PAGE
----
Students of various ages play ukuleles brought by Elena Bennett and Micaela Bennett-Smith, 15.

Breaking the Rulindo Myth: It’s time to lay down the facts about our sister school (slideshow included)

“Hey, guys! So next week, we’ll be doing Passport Lunch! Remember to bring $7! The money is going to Rulindo.”

I clap absentmindedly for the speaker, whom I can’t even see. I don’t really know what she’s talking about – something something Rio Linda. People at morning meeting are always talking about Rio Linda. Rio Linda and Dyer Kelly. I think those are both schools. I don’t know why we’re raising money for Rio Linda, but it’s probably a good cause. I might bring $7.

All right, you’re probably snickering because I mixed up Rulindo, the school in Africa, with Rio Linda, the school in the suburbs north of Sacramento. I realized the difference some time last week. How was I to know? Nobody explained our school’s relationship with Rulindo to me when I transferred in during sophomore year. I wouldn’t necessarily expect anybody to, either.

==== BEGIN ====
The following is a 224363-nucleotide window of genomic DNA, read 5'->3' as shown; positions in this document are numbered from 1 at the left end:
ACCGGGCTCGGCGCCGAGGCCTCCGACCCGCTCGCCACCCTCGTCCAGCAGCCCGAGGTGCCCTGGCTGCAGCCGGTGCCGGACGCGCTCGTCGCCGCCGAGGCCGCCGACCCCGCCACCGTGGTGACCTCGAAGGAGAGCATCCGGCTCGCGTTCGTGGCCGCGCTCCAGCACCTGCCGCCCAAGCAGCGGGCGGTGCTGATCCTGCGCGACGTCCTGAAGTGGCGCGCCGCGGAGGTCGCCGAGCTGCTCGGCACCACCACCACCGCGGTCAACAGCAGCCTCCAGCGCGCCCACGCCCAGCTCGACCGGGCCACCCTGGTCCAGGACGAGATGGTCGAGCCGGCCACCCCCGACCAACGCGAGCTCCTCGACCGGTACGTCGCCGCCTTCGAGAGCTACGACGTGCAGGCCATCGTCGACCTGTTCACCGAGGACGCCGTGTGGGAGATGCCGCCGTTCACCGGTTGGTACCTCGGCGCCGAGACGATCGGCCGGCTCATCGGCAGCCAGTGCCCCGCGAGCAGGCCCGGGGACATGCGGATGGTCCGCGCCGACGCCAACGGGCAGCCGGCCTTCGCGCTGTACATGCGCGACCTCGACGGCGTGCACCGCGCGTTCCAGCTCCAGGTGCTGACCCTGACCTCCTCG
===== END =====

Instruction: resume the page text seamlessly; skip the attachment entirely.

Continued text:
But here’s the thing – I’m not the only one who’s mixed up. When you read “Rulindo, the school in Africa” a few seconds ago, you probably didn’t bat an eye. You hear it all the time, right? “The Rulindo School.”

Well, “Rulindo” isn’t a school. It’s not a city, a town or even a neighborhood. So here’s the breakdown – see how much you already knew:

(Graphic by Marigot Fackenthal)
SCDS is in partnership with seven schools organized under the Rulindo Catholic parish in the district of Rulindo in Rwanda.

In central Africa, there’s a very small country called Rwanda. There are 30 districts in Rwanda, which are divided into five provinces of varying size. Rulindo is one of the five districts in the Northern Province.